Soon after our wedding, Hubby and I discovered crucial differences. A key divisive subject: broccoli.
I had grown up eating broccoli, pretending to munch trees like a powerful giant. I liked the taste. Broccoli was good for me and filling — important in a household with four siblings. What wasn’t to like about broccoli?
In Hubby’s family, no one competed for food or imagined eating trees. His father and brother also loathed broccoli. Drowning it in cheese sauce, his mother insisted they eat it occasionally.
However, my new husband formulated his own broccoli policy, namely, nada.
I adopted his mother’s.
The debate continued for decades.
If my mother-in-law had cooked the President’s meals, he would have tried three bites or been sent to his room.
Like Steve, President Bush probably believed his DNA rejected broccoli. My husband even insisted God never created broccoli for human consumption.
I’d never encountered Scriptures regarding broccoli, with or without cheese sauce. However, several commanded him to give thanks for what was set before him.
Hubby replied with Scriptures that discouraged quarrels.
One day as I typed, deep in Novel Land, Hubby leaped from the hallway, hands thrown open like a spotlight performer. “Ta-da!”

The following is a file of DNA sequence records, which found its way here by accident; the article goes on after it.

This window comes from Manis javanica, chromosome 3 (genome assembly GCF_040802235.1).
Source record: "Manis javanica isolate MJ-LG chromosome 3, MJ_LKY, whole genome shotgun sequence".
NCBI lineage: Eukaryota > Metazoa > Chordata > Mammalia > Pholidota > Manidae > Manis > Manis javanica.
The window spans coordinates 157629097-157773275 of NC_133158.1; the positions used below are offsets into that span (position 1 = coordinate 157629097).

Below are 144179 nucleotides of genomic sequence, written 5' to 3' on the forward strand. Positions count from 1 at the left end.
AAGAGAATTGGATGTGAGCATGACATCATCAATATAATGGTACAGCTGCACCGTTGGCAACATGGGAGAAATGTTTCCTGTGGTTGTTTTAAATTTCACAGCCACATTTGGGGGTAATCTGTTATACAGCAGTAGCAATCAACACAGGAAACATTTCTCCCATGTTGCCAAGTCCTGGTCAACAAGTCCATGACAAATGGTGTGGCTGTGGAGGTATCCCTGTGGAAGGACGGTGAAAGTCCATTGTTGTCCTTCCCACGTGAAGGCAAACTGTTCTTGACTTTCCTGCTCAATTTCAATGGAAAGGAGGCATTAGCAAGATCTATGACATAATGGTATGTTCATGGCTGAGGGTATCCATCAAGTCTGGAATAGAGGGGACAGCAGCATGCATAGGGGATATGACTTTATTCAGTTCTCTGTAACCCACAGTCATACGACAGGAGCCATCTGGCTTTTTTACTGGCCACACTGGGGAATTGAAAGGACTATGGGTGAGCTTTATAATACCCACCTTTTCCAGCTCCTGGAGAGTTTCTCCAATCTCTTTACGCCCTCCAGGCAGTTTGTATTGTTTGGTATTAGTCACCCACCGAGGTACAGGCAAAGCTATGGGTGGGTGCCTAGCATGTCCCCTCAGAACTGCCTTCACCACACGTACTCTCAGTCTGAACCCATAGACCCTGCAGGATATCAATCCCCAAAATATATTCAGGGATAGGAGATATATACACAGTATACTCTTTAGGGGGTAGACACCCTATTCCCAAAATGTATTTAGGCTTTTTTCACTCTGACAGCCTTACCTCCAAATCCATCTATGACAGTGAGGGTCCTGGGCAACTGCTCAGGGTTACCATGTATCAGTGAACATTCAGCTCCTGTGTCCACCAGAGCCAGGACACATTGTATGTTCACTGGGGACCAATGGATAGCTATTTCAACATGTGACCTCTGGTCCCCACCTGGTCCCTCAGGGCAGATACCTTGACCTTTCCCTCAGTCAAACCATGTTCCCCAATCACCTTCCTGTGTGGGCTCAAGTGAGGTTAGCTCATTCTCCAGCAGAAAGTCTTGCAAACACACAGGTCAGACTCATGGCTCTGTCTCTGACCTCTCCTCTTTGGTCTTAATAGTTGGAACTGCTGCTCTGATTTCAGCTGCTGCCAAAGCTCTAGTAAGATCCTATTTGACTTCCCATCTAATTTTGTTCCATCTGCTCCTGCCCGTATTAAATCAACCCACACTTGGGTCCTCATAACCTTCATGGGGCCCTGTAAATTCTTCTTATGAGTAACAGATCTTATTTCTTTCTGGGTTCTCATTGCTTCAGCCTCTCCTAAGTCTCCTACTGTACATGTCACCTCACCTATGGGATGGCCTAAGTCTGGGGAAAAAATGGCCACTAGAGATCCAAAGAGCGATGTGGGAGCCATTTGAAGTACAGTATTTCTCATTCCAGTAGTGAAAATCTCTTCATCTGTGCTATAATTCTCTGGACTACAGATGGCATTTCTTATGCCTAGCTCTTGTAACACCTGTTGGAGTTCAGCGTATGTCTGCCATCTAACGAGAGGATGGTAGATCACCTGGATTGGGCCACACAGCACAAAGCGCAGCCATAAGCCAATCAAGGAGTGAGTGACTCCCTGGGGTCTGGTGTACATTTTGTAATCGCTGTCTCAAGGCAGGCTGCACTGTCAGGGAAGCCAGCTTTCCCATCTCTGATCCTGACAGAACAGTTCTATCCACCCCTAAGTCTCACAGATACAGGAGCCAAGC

He announced, “I’ve found scientific evidence that taste depends on a person’s DNA—”
“You interrupted my best writing time to diss broccoli?”
“Look.” He offered his laptop.
“I don’t have to look. That writer’s scientific expertise probably consists of blowing up science fair projects with his kid.”
Finally, I read the article. It stated a person’s DNA profoundly affects taste. The author, a bona fide scientist, didn’t sell snake oil or exploding science projects on the side.
I. Was. Wrong.
Daily I become more aware of Steve’s forbearance and generosity … because he reminds me.
Still, the more I pondered his broccoli triumph, the more I questioned: Should our DNA enslave us?
I take bitter-tasting medicines because they’re good for me. Hubby wants his patients to do the same.
Yet he can refuse broccoli, despite its nutritional value, because it doesn’t taste good?
The great broccoli debate rages on ….
Your Extraordinary Ordinary: What food inspires debate at your house?